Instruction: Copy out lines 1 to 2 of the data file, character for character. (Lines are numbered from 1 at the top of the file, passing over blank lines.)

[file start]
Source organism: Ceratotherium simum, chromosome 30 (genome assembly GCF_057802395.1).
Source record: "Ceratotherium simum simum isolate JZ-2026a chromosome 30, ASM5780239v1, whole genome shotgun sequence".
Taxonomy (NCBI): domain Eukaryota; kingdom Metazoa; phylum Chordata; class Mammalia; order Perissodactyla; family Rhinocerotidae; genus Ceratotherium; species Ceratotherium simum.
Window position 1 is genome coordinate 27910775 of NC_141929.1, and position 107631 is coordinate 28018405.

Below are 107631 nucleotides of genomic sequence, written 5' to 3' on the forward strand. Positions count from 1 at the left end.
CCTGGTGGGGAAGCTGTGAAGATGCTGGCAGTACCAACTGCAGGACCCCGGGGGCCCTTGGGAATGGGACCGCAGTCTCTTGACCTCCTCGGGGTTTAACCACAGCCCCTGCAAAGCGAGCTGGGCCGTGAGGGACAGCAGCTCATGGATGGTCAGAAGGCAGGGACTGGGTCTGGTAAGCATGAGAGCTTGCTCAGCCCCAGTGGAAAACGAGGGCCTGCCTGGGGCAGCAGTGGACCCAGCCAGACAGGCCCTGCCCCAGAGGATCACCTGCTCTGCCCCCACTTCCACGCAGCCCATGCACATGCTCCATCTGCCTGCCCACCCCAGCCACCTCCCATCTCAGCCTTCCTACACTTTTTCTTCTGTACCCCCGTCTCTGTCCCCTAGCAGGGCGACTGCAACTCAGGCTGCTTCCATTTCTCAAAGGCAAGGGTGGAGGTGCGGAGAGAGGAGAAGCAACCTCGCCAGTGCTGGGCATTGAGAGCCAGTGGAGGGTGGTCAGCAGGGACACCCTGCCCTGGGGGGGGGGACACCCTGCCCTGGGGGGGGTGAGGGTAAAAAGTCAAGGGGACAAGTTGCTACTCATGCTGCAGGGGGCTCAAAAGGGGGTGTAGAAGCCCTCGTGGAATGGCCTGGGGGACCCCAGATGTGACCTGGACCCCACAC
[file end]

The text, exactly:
Source organism: Ceratotherium simum, chromosome 30 (genome assembly GCF_057802395.1).
Source record: "Ceratotherium simum simum isolate JZ-2026a chromosome 30, ASM5780239v1, whole genome shotgun sequence".